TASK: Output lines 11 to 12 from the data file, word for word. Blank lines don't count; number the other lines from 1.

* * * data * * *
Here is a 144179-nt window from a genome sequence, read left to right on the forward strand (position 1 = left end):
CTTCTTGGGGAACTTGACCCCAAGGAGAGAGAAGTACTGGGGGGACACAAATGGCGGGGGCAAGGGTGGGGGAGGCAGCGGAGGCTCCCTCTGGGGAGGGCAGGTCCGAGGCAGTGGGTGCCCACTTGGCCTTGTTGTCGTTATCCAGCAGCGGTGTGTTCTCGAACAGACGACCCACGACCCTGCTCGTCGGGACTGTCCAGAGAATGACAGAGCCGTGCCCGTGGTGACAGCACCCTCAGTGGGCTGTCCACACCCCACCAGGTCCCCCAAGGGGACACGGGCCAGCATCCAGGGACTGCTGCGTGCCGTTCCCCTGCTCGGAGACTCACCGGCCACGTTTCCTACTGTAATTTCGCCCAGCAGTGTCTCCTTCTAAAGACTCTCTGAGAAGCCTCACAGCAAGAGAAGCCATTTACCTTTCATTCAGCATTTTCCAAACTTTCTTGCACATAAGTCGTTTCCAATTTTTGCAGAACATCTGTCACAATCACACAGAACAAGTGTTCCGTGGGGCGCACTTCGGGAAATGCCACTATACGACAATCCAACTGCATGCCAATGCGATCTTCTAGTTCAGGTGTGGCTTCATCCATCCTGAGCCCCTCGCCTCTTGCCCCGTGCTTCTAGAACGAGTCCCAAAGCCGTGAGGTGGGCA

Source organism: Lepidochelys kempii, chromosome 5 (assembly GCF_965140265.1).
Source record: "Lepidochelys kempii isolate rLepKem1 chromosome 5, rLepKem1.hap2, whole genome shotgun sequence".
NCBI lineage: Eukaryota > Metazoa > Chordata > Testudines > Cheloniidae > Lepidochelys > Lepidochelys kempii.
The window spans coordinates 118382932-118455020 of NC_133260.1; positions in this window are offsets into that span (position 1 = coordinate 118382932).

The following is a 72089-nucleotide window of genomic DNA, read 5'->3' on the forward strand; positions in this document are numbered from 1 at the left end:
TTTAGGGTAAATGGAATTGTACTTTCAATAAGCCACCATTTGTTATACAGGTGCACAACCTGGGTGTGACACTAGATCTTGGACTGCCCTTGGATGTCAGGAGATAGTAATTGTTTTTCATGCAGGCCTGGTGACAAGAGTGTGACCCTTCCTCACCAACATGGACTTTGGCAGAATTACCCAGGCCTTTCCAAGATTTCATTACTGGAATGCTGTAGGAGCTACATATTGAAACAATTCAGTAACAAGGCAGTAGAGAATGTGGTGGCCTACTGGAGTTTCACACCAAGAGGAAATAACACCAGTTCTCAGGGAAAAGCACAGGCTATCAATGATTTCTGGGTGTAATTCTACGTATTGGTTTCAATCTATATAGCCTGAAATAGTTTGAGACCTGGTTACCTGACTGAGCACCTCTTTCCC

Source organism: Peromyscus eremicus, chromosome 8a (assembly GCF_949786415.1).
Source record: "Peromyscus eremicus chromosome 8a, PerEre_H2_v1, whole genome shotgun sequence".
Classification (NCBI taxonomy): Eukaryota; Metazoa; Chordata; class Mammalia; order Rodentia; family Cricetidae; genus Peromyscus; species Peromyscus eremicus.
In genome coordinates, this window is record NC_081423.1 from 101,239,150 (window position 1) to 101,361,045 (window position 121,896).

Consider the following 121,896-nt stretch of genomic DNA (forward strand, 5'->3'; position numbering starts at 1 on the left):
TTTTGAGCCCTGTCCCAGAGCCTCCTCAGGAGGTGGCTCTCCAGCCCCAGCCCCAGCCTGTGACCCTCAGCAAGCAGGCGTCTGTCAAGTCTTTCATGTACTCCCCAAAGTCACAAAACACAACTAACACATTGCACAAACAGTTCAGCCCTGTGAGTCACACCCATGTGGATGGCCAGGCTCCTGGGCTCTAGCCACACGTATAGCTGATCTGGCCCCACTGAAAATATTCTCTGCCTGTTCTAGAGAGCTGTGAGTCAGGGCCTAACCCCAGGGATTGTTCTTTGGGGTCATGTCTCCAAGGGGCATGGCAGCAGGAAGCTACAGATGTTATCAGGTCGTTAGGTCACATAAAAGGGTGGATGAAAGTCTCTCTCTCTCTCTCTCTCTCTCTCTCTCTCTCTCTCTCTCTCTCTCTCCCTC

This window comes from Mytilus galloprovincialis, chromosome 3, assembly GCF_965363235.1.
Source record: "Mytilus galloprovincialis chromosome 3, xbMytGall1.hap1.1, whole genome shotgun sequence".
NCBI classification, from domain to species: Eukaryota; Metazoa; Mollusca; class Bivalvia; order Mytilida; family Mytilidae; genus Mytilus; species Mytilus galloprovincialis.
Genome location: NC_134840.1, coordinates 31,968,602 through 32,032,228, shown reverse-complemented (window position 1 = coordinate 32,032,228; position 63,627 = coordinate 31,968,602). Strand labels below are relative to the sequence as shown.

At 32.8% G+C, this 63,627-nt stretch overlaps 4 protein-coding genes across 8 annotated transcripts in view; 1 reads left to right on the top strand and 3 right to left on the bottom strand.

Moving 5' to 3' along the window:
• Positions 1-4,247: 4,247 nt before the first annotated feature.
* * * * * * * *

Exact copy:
Classification (NCBI taxonomy): Eukaryota; Metazoa; Chordata; class Mammalia; order Rodentia; family Cricetidae; genus Peromyscus; species Peromyscus eremicus.
In genome coordinates, this window is record NC_081423.1 from 101,239,150 (window position 1) to 101,361,045 (window position 121,896).